House of Representatives

Tax Laws Amendment (2009 Measures No. 5) Bill 2009

Second Reading Speech

Mr Shorten (Parliamentary Secretary for Disabilities and Children's Services and Parliamentary Secretary for Victorian Bushfire Reconstruction)

I move:

That this bill be now read a second time.

This bill amends various taxation laws to implement a range of improvements to Australia's tax laws.

First, schedule 1 amends the A New Tax System (Goods and Services Tax) Act 1999 to ensure that a representative of an incapacitated entity is responsible for the GST consequences that arise during its appointment. The amendments will protect GST revenue in light of the adverse Federal Court of Australia decision of Deputy Commissioner of Taxation v PM Developments handed down on 12 December 2008.

The PM Developments decision found that a liquidator is not liable for the GST arising from a transaction occurring during the period of the liquidator's appointment. Instead, the court found that the GST liability is a liability of the company in liquidation.

The decision is contrary to the stated intention that the representative of an incapacitated entity is liable for GST on transactions within the scope of its appointment. It is also contrary to the commissioner's administration of the law since the introduction of the GST.

This schedule amends the GST law with effect from 1 July 2000 to ensure the law achieves the stated policy objective. Retrospective amendment will protect the revenue by preventing claims for refunds of amounts of GST paid by representatives. Transitional provisions will apply to ensure that the amendments do not adversely impact taxpayers who have in fact complied with the commissioner's interpretation of the law or who have acted in good faith.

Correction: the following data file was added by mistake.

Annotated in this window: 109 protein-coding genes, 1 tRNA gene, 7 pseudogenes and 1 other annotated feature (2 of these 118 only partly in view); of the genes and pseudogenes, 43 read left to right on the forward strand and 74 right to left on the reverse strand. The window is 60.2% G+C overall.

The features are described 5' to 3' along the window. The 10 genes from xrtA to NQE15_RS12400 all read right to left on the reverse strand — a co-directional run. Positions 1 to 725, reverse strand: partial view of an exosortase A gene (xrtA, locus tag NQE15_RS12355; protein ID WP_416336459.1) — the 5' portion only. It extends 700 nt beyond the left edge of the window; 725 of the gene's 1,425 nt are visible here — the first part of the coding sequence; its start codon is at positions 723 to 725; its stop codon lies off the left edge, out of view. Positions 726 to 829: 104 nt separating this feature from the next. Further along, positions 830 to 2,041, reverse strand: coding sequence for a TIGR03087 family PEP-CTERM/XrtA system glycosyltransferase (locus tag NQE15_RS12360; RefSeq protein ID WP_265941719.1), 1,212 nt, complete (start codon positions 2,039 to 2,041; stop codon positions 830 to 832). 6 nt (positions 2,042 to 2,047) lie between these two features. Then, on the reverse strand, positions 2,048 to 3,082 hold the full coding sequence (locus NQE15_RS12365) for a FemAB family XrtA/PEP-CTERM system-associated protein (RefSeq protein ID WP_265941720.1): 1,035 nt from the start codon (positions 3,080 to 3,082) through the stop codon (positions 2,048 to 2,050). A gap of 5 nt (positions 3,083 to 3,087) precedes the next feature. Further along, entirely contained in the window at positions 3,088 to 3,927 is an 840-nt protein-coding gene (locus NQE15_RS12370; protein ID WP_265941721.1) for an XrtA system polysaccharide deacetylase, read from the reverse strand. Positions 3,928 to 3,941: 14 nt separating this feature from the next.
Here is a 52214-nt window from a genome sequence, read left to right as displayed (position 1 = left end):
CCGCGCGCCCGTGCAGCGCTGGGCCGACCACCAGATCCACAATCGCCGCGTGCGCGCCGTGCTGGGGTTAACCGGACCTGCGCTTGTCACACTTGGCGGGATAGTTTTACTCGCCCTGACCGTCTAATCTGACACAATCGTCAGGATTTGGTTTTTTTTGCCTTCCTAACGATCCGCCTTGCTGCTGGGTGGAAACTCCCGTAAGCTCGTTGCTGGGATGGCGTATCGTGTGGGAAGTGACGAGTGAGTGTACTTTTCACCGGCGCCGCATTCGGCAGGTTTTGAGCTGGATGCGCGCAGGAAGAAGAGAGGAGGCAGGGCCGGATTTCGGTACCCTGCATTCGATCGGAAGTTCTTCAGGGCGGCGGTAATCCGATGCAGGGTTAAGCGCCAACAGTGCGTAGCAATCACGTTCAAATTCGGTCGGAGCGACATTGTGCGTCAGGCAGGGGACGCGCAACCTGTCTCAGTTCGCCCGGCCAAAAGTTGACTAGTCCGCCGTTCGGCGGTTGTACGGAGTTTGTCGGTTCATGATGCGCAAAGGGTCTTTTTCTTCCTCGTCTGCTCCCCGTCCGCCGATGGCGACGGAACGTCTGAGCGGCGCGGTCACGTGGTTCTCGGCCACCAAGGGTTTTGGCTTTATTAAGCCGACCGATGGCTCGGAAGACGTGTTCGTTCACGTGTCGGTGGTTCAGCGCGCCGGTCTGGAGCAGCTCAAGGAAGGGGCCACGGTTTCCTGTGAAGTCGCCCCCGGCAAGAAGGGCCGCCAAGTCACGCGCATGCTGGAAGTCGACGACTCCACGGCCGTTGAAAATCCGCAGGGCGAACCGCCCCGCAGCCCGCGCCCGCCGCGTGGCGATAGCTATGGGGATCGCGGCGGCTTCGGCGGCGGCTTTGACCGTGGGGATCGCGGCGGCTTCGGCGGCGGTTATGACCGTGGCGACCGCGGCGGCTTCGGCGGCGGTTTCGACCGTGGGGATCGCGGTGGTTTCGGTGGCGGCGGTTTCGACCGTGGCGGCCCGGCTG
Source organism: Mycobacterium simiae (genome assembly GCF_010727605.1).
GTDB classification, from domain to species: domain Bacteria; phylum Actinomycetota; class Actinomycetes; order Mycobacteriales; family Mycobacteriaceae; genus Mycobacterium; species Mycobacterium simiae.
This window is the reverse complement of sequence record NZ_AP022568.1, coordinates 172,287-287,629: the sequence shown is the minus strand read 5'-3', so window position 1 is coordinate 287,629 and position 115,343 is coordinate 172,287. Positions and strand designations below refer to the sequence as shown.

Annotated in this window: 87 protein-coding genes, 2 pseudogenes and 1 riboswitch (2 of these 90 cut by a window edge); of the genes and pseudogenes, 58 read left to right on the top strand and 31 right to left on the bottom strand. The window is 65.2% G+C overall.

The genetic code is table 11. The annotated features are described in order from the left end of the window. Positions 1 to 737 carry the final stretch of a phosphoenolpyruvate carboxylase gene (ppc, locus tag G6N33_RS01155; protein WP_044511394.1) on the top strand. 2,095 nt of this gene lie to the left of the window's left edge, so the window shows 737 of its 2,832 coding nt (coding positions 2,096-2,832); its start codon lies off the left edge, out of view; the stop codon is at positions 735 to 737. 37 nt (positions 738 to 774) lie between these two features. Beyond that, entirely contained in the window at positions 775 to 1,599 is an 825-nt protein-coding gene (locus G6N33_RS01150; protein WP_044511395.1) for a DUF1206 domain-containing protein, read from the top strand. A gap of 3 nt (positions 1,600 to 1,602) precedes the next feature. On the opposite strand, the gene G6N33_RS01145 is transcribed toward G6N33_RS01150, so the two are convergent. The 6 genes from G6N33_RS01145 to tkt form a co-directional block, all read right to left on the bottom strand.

The amendments also ensure that the GST consequences for a representative are the same as those that would have arisen had the action been performed by the incapacitated entity.

Schedule 2 amends the pay as you go instalment provisions to address unintended consequences arising out of amendments to those provisions contained in the Tax Laws Amendment (Taxation of Financial Arrangements) Act 2009.

For compliance reasons, a special provision was inserted into the income tax law by the TOFA act to calculate TOFA gains and losses on a net rather than gross basis for pay as you go instalment income purposes. However, the provision could unintentionally lead to a reduction in pay as you go instalments paid because the net basis of a calculation can produce a reduction in pay as you go instalment income. The amendments reverse the changes the TOFA act made to the pay as you go instalments system, thus preventing this potential outcome.

In addition, the amendments ensure that where an entity has become liable to pay a decreased amount of pay as you go instalments prior to the commencement of this bill, there will be a catch-up payment of the decreased amount in the quarter that ends after the commencement of this bill. This catch-up payment will only be of relevance to those taxpayers who have elected to apply the TOFA act from the 2009-10 income year.

The government intends to undertake consultation on a more appropriate method for dealing with the interactions between the pay as you go instalments system and the TOFA act. This method will have regard to taxpayer compliance costs.

Schedule 3 exempts from income tax the outer regional and remote payment made under the Helping Children with Autism package. This payment is made to assist families with children who have been diagnosed with autism spectrum disorder and living in outer regional and remote areas, to be able access otherwise scarce early intervention and education services. The amount is $2,000. Exempting this payment from income tax reflects the added difficulties that can be faced by families living in a regional or rural area in gaining access to these scarce services.